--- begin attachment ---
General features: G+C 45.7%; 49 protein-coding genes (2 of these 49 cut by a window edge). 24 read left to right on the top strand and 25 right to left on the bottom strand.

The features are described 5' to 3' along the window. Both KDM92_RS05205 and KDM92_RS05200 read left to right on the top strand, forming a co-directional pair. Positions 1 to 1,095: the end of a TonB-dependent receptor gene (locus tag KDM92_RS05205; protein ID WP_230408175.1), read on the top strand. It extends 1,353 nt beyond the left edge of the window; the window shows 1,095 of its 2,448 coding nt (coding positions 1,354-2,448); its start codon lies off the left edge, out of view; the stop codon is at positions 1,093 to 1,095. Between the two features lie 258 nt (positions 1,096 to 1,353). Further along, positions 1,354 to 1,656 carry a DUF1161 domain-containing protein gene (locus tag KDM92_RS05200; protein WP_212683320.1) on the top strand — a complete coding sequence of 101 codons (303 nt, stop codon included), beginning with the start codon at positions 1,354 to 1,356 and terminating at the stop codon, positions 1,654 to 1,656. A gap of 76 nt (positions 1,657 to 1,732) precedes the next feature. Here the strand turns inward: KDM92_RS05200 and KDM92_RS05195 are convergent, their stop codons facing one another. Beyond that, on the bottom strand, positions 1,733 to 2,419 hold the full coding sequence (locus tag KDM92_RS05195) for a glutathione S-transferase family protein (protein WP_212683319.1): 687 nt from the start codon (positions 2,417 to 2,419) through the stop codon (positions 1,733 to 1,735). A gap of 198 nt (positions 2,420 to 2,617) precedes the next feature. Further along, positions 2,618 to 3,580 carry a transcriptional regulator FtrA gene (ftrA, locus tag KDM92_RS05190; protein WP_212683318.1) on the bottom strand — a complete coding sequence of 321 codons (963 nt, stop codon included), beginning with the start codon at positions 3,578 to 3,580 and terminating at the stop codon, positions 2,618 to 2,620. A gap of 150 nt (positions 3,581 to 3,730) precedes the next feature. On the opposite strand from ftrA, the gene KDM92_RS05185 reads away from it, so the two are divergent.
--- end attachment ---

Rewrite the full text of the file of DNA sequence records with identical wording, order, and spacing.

General features: G+C 45.7%; 49 protein-coding genes (2 of these 49 cut by a window edge). 24 read left to right on the top strand and 25 right to left on the bottom strand.

The features are described 5' to 3' along the window. Both KDM92_RS05205 and KDM92_RS05200 read left to right on the top strand, forming a co-directional pair. Positions 1 to 1,095: the end of a TonB-dependent receptor gene (locus tag KDM92_RS05205; protein ID WP_230408175.1), read on the top strand. It extends 1,353 nt beyond the left edge of the window; the window shows 1,095 of its 2,448 coding nt (coding positions 1,354-2,448); its start codon lies off the left edge, out of view; the stop codon is at positions 1,093 to 1,095. Between the two features lie 258 nt (positions 1,096 to 1,353). Further along, positions 1,354 to 1,656 carry a DUF1161 domain-containing protein gene (locus tag KDM92_RS05200; protein WP_212683320.1) on the top strand — a complete coding sequence of 101 codons (303 nt, stop codon included), beginning with the start codon at positions 1,354 to 1,356 and terminating at the stop codon, positions 1,654 to 1,656. A gap of 76 nt (positions 1,657 to 1,732) precedes the next feature. Here the strand turns inward: KDM92_RS05200 and KDM92_RS05195 are convergent, their stop codons facing one another. Beyond that, on the bottom strand, positions 1,733 to 2,419 hold the full coding sequence (locus tag KDM92_RS05195) for a glutathione S-transferase family protein (protein WP_212683319.1): 687 nt from the start codon (positions 2,417 to 2,419) through the stop codon (positions 1,733 to 1,735). A gap of 198 nt (positions 2,420 to 2,617) precedes the next feature. Further along, positions 2,618 to 3,580 carry a transcriptional regulator FtrA gene (ftrA, locus tag KDM92_RS05190; protein WP_212683318.1) on the bottom strand — a complete coding sequence of 321 codons (963 nt, stop codon included), beginning with the start codon at positions 3,578 to 3,580 and terminating at the stop codon, positions 2,618 to 2,620. A gap of 150 nt (positions 3,581 to 3,730) precedes the next feature. On the opposite strand from ftrA, the gene KDM92_RS05185 reads away from it, so the two are divergent.